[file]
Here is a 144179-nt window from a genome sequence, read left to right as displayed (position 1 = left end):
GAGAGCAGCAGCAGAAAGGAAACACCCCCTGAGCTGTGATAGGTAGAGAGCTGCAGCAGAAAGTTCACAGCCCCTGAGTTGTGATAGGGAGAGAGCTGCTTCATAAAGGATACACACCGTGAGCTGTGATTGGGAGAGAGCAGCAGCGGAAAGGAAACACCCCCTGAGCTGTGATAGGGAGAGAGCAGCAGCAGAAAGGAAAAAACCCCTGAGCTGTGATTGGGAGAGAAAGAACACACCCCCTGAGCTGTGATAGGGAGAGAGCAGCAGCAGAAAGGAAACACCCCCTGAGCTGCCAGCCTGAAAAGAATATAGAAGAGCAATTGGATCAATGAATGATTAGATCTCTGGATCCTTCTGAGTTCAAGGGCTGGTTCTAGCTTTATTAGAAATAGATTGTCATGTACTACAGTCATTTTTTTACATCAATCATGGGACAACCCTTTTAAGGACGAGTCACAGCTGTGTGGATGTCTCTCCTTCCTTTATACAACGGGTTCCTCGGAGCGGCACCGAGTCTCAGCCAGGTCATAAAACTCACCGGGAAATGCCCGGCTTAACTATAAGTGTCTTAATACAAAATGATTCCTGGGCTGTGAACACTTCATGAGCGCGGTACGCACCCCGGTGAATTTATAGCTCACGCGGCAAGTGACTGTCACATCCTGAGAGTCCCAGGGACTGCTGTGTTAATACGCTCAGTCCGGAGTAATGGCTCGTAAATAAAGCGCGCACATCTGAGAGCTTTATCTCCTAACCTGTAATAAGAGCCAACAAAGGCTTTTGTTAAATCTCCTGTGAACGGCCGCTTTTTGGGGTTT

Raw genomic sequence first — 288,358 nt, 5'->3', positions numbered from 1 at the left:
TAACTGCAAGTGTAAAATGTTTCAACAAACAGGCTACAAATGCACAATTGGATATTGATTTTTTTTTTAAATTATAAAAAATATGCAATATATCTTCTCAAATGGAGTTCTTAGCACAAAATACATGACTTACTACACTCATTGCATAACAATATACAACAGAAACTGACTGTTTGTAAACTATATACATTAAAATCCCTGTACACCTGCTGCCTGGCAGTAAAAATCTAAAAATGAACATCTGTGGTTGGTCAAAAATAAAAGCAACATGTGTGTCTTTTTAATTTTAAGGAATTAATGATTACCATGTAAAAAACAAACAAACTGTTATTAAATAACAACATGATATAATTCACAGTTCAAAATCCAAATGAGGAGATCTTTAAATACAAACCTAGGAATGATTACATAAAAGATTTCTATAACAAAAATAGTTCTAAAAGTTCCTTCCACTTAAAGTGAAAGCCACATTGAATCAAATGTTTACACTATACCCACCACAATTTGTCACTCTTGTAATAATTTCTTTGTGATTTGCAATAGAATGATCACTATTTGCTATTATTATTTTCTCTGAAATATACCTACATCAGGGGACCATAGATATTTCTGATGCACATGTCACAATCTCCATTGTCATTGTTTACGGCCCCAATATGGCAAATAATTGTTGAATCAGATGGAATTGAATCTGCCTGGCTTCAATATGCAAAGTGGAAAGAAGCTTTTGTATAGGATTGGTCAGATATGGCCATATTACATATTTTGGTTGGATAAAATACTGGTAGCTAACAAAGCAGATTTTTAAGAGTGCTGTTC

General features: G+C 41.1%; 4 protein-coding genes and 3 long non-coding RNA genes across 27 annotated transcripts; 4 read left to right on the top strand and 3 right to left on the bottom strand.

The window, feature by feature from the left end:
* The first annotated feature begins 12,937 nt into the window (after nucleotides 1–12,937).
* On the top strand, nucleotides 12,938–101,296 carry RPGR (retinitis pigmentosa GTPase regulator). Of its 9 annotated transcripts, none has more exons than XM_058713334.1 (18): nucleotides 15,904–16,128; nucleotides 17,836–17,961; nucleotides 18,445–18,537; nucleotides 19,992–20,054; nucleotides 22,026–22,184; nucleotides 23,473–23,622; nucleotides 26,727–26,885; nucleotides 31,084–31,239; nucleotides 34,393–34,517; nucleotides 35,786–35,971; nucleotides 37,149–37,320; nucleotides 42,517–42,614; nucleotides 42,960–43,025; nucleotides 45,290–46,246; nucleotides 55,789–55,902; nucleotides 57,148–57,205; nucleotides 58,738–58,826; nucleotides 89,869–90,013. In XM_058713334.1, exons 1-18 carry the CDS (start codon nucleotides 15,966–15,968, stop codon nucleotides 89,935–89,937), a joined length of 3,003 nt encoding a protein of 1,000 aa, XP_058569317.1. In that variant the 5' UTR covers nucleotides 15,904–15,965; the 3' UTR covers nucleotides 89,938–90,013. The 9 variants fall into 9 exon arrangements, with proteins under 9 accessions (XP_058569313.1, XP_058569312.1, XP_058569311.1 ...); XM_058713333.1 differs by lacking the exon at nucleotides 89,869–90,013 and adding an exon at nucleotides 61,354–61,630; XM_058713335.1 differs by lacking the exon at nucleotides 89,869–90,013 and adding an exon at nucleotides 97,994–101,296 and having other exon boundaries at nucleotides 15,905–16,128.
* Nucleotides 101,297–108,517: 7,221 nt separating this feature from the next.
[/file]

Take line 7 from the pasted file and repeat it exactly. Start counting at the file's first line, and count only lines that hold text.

* The first annotated feature begins 12,937 nt into the window (after nucleotides 1–12,937).